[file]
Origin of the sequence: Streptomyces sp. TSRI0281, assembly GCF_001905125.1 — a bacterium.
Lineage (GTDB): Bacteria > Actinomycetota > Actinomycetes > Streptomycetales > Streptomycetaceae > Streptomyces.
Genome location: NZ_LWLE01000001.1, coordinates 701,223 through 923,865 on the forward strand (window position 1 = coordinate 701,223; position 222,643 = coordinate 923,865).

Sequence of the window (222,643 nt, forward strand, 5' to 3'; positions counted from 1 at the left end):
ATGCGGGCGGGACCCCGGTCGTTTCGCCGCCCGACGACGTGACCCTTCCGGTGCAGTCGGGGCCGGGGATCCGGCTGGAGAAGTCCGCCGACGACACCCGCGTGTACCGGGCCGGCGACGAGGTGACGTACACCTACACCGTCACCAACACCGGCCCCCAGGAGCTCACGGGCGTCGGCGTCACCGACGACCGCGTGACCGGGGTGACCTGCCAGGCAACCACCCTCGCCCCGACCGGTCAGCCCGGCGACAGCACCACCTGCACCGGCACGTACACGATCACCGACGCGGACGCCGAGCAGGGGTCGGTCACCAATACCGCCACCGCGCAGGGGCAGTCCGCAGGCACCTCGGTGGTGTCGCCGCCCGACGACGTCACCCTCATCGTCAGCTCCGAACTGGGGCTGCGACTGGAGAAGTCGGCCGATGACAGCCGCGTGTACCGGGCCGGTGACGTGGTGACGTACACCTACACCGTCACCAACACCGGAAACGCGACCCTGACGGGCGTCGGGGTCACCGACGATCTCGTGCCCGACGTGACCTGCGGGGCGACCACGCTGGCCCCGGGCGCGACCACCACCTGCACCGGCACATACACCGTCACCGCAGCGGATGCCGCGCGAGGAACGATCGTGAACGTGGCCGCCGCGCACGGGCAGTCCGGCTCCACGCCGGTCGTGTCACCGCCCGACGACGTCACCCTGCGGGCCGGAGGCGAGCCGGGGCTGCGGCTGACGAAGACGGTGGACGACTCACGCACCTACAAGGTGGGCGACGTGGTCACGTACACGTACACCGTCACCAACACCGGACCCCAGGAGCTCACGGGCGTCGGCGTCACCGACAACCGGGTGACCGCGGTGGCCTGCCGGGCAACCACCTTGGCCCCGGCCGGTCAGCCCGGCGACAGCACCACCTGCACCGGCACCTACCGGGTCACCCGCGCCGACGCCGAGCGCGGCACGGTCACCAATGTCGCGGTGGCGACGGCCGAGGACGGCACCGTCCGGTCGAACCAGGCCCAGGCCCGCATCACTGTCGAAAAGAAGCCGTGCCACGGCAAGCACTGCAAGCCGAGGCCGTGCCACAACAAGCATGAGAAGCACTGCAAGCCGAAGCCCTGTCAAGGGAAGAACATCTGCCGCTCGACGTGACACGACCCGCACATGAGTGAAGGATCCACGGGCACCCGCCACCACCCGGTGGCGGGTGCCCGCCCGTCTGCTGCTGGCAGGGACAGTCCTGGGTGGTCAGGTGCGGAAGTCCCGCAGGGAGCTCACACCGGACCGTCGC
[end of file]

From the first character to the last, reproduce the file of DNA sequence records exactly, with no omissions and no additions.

Origin of the sequence: Streptomyces sp. TSRI0281, assembly GCF_001905125.1 — a bacterium.
Lineage (GTDB): Bacteria > Actinomycetota > Actinomycetes > Streptomycetales > Streptomycetaceae > Streptomyces.
Genome location: NZ_LWLE01000001.1, coordinates 701,223 through 923,865 on the forward strand (window position 1 = coordinate 701,223; position 222,643 = coordinate 923,865).

Sequence of the window (222,643 nt, forward strand, 5' to 3'; positions counted from 1 at the left end):
ATGCGGGCGGGACCCCGGTCGTTTCGCCGCCCGACGACGTGACCCTTCCGGTGCAGTCGGGGCCGGGGATCCGGCTGGAGAAGTCCGCCGACGACACCCGCGTGTACCGGGCCGGCGACGAGGTGACGTACACCTACACCGTCACCAACACCGGCCCCCAGGAGCTCACGGGCGTCGGCGTCACCGACGACCGCGTGACCGGGGTGACCTGCCAGGCAACCACCCTCGCCCCGACCGGTCAGCCCGGCGACAGCACCACCTGCACCGGCACGTACACGATCACCGACGCGGACGCCGAGCAGGGGTCGGTCACCAATACCGCCACCGCGCAGGGGCAGTCCGCAGGCACCTCGGTGGTGTCGCCGCCCGACGACGTCACCCTCATCGTCAGCTCCGAACTGGGGCTGCGACTGGAGAAGTCGGCCGATGACAGCCGCGTGTACCGGGCCGGTGACGTGGTGACGTACACCTACACCGTCACCAACACCGGAAACGCGACCCTGACGGGCGTCGGGGTCACCGACGATCTCGTGCCCGACGTGACCTGCGGGGCGACCACGCTGGCCCCGGGCGCGACCACCACCTGCACCGGCACATACACCGTCACCGCAGCGGATGCCGCGCGAGGAACGATCGTGAACGTGGCCGCCGCGCACGGGCAGTCCGGCTCCACGCCGGTCGTGTCACCGCCCGACGACGTCACCCTGCGGGCCGGAGGCGAGCCGGGGCTGCGGCTGACGAAGACGGTGGACGACTCACGCACCTACAAGGTGGGCGACGTGGTCACGTACACGTACACCGTCACCAACACCGGACCCCAGGAGCTCACGGGCGTCGGCGTCACCGACAACCGGGTGACCGCGGTGGCCTGCCGGGCAACCACCTTGGCCCCGGCCGGTCAGCCCGGCGACAGCACCACCTGCACCGGCACCTACCGGGTCACCCGCGCCGACGCCGAGCGCGGCACGGTCACCAATGTCGCGGTGGCGACGGCCGAGGACGGCACCGTCCGGTCGAACCAGGCCCAGGCCCGCATCACTGTCGAAAAGAAGCCGTGCCACGGCAAGCACTGCAAGCCGAGGCCGTGCCACAACAAGCATGAGAAGCACTGCAAGCCGAAGCCCTGTCAAGGGAAGAACATCTGCCGCTCGACGTGACACGACCCGCACATGAGTGAAGGATCCACGGGCACCCGCCACCACCCGGTGGCGGGTGCCCGCCCGTCTGCTGCTGGCAGGGACAGTCCTGGGTGGTCAGGTGCGGAAGTCCCGCAGGGAGCTCACACCGGACCGTCGC